When musculoskeletal nutrition injury occurs there can be damage to the ligaments,
tendons, muscles, bones and other connective tissues. This damage can be caused
by a traumatic injury with the resulting acute inflammatory reaction of
swelling, pain, and spasm. Nutrient requirements increase during these periods
and later periods of tissue healing.
Nutrients necessary during this initial stage would include:
for epithelial tissue, B complex for energy production, and C for collagen
Calcium for muscle relaxation and bone formation, Magnesium for protein
production and muscles spasm, Manganese for collagen production, and Zinc for
DNA and tissue repair.
Proteolytic enzymes including trypsin have been showed to reduce healing time for bruising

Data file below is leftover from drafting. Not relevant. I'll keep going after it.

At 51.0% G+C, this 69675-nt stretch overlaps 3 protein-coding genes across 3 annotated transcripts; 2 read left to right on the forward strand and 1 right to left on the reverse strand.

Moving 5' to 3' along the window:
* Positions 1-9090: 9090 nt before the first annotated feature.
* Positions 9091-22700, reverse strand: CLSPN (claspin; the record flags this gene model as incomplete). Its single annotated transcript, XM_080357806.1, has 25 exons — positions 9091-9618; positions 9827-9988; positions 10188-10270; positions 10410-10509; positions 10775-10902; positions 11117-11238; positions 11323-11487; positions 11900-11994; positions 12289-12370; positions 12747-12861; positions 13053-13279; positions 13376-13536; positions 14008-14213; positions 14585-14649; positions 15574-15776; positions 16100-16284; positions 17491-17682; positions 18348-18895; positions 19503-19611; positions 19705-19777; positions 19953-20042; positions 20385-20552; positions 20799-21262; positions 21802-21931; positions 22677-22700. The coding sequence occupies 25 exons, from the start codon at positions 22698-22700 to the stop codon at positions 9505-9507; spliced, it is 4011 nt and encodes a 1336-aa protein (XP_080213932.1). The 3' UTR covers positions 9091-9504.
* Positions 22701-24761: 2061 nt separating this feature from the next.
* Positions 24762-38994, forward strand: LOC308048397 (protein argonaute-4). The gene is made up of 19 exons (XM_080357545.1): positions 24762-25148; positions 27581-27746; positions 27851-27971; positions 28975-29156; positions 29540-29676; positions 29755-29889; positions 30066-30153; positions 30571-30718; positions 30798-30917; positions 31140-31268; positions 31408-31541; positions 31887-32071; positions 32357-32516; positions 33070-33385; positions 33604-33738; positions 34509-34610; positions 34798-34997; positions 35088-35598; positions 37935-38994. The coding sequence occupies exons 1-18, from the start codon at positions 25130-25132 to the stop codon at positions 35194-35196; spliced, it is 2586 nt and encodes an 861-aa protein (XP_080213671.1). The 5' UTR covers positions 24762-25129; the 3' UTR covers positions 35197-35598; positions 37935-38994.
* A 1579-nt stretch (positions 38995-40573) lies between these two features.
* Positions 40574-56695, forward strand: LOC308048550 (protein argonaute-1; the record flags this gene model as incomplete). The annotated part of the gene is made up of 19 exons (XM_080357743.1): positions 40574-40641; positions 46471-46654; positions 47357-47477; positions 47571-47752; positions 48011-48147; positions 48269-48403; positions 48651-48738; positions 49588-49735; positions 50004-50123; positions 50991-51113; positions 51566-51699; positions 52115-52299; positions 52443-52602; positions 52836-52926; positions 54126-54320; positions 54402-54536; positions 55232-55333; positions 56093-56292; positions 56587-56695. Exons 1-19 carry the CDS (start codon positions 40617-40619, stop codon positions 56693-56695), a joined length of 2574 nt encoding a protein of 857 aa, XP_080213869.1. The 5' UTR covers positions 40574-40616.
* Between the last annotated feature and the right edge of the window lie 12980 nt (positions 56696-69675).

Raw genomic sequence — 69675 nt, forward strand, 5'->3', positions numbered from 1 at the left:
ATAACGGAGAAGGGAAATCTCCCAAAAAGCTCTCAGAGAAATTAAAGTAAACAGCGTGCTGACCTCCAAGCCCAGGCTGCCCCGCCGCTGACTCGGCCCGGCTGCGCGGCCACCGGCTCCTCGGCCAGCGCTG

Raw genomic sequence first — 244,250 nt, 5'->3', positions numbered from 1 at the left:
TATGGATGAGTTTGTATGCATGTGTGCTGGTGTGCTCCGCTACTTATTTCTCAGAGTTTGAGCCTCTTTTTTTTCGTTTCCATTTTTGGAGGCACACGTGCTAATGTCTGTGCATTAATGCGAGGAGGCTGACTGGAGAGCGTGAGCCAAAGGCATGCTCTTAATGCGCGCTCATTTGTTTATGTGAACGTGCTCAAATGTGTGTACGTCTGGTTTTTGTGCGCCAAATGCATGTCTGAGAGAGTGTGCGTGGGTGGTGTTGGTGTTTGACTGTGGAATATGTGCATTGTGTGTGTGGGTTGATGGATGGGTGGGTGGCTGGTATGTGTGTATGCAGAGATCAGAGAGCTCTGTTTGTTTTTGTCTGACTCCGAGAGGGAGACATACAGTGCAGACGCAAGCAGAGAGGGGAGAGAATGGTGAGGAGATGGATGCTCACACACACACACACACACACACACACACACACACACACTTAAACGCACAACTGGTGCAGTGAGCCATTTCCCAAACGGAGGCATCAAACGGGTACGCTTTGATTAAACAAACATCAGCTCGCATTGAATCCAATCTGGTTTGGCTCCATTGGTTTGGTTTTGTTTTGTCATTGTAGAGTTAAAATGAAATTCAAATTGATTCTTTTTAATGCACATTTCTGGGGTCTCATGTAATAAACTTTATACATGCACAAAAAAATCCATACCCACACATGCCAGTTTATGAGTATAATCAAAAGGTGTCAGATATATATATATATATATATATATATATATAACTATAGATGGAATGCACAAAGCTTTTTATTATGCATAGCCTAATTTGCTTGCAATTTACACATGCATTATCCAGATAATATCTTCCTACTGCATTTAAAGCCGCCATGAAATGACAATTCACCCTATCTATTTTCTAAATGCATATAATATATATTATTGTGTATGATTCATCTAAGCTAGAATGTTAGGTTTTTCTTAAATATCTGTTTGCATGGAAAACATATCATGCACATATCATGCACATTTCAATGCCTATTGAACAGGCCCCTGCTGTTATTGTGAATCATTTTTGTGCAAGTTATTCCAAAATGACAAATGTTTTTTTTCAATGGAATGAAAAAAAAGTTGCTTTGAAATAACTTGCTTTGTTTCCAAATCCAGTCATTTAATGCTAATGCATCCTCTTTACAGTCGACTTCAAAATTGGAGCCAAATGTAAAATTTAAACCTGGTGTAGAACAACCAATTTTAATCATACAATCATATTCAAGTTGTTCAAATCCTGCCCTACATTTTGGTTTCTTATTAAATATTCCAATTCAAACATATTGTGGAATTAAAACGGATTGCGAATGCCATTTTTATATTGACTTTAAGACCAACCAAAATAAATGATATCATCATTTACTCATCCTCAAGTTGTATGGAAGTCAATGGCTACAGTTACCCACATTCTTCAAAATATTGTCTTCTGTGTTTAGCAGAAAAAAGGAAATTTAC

Pain control can be accomplished naturally with the use of salicylates, white willow bark,
and iso alpha acids from hops.
After the initial acute phase additional nutrient support would be increased intake of
high quality protein for re-growth of damaged connective tissues and the use of
glucosamine for collagen formation.
In chronic injury and in the end stages of healing the use of omega 3 fatty acids (fish oil) and a diet with limited
consumption of animal protein and refined carbohydrates will reduce the bodies
overall inflammatory state.